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1.4.3 Contrast (Minimum) - Sufficient Technique for UI Controls

From: Marc Johlic <johlic@us.ibm.com>
Date: Thu, 24 Mar 2011 10:10:49 -0400
To: w3c-wai-gl@w3.org
Message-ID: <OF741083F0.36CE1DF0-ON8525785D.004AE926-8525785D.004DE527@us.ibm.com>


Hi,

I'd like to recommend we add a new Sufficient Technique to 1.4.3 Contrast
(Minimum), to cover UI controls. In particular, there should be a
sufficient technique to meet the contrast ratio of 4.5:1 for active
controls, or 3:1 for inactive controls

The issue is that currently 1.4.3 Contrast (Minimum) doesn't appear to
provide clear guidance around UI controls on web pages that do not have any
text associated with them (i.e. An icon of a gear for options, an _ to
minimize or an 'x' to close a window).

Most of the techniques are for the minimum contrast requirements of text
and images of text.

There is an Advisory Technique that states: "Making icons using simple line
drawings that meet the contrast provisions for text (future link) ".
Perhaps that could be  expanded on to include UI controls on a page and
moved to a Sufficient Technique for UI controls.

Even with that though, we are seeing more and more web pages that consist
of several "portlets" where only one portlet or division on the page might
be active at any one time. The remaining portlets / divisions have controls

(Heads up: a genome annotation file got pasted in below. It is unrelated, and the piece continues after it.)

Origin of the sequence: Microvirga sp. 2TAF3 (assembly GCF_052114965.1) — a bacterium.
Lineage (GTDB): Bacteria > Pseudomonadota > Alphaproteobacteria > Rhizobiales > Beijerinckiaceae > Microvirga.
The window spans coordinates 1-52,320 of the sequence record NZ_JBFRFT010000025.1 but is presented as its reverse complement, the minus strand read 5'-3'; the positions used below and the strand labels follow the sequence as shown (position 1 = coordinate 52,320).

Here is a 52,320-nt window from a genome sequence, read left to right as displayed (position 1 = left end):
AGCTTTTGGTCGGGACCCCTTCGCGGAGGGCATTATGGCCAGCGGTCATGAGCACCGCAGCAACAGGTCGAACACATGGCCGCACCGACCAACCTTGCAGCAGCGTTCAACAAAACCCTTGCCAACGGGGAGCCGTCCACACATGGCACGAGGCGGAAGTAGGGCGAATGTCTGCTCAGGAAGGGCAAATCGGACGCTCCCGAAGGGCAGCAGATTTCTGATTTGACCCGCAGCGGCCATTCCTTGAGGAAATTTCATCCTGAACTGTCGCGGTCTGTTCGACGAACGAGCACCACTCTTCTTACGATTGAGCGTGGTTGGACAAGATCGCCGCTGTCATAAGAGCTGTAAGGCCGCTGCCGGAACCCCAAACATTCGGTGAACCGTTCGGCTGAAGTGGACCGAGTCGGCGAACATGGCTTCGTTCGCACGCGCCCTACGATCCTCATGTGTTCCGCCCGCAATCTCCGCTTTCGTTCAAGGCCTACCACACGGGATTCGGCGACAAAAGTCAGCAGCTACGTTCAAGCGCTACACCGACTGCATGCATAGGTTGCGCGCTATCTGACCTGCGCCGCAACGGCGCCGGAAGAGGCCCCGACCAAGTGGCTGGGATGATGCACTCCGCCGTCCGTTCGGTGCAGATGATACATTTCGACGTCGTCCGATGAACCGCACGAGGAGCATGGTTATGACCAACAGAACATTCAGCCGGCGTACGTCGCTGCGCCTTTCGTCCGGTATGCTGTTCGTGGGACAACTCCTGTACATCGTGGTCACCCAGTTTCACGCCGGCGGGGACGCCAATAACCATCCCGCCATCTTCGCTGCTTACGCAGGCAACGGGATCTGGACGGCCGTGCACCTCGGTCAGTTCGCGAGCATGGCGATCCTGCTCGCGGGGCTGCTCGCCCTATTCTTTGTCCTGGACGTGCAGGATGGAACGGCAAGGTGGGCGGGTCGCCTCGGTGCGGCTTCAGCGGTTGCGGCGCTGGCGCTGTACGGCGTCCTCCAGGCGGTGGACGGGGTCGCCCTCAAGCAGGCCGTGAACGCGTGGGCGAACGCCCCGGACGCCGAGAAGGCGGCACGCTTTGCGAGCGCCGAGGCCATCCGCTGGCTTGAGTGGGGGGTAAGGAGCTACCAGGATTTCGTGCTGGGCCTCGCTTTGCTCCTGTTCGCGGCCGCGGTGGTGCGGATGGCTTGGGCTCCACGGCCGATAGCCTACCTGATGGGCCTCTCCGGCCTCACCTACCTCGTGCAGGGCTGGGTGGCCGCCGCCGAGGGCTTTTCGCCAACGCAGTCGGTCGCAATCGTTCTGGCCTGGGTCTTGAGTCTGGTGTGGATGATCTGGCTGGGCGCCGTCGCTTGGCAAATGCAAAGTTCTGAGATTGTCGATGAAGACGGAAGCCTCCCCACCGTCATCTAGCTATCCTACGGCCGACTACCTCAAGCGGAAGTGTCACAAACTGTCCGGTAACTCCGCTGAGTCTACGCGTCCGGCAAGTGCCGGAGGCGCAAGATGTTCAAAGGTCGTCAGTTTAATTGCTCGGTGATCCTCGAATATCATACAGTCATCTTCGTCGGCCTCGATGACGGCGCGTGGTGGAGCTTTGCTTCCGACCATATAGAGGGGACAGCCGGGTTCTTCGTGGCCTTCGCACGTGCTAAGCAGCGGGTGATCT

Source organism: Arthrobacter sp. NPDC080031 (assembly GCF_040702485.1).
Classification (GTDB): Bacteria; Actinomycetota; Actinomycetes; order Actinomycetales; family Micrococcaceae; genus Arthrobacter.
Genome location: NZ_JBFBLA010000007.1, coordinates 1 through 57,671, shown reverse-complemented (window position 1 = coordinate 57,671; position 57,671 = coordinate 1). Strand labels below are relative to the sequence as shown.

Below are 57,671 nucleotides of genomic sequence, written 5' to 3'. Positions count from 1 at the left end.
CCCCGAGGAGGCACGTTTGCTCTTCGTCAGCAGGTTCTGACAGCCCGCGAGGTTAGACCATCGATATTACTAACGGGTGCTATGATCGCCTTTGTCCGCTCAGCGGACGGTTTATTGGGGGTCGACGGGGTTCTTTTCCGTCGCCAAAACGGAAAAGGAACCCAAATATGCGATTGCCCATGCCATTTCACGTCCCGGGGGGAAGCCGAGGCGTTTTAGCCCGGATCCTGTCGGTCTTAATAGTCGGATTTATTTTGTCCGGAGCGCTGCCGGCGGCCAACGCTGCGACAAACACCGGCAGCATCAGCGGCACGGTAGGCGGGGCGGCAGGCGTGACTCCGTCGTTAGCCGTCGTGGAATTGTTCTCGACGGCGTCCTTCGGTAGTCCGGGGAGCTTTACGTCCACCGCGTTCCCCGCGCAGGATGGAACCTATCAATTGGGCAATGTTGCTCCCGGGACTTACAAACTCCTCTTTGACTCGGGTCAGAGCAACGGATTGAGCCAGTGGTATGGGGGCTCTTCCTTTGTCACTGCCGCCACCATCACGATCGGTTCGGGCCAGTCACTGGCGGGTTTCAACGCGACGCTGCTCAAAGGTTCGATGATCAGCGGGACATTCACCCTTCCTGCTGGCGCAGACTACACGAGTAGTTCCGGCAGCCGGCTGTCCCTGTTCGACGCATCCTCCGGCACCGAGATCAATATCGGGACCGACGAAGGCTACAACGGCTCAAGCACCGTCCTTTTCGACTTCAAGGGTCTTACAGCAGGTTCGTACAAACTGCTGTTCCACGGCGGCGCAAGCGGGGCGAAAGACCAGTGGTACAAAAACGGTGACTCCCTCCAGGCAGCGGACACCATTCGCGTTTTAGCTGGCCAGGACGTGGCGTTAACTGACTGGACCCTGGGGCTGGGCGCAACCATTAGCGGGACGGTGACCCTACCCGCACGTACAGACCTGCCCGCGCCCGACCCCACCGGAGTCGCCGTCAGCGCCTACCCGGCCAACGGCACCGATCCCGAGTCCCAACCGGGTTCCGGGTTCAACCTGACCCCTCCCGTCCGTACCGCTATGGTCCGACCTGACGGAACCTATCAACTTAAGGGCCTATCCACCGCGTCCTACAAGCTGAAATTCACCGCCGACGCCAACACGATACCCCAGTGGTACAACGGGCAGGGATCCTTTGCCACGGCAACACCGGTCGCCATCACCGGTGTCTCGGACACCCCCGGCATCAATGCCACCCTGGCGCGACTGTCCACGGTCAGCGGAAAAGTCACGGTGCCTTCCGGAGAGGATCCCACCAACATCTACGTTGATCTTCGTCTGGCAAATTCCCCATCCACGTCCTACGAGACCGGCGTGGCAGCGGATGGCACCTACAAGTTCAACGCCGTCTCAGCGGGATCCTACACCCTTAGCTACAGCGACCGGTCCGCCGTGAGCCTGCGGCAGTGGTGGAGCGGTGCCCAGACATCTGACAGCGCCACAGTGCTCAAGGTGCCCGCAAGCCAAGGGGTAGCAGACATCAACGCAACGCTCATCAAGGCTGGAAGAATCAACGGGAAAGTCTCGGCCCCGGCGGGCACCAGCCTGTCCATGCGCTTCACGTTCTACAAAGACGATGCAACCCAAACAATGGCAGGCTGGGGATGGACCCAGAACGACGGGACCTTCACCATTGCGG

that would be in an inactive or disabled state.

Where do we find the balance between meeting minimum contrast requirements
- especially for inactive controls - and cognitive overload where the user
cannot discern between which controls are active or inactive on a page?

Our recommendation to teams has been that the controls on the page should
follow the contrast guidelines, and depending on the size of the actual
control, the control would be treated as either large text or small text
and follow the associated guideline. Disabled / Inactive controls were
included in this recommendation as well.


Do you think this is something that the WG could take a look at and provide
more guidance?


Unfortunately I couldn't quickly find an external site that had an example
of the controls and pages we're seeing lately, but while not a perfect
example, the "Basic Form Widgets" and "Sliders" tabs on the Dojo Toolkit
Rich UI Widgets page help to give a visual sample of disabled / inactive
controls: http://dojotoolkit.org/widgets

The types of controls we're running into are similar but without the text
on or near the control.






Marc Johlic
Accessibility Consultant
Human Ability & Accessibility Center, IBM Research
                                                                                             
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Received on Thursday, 24 March 2011 14:17:04 GMT

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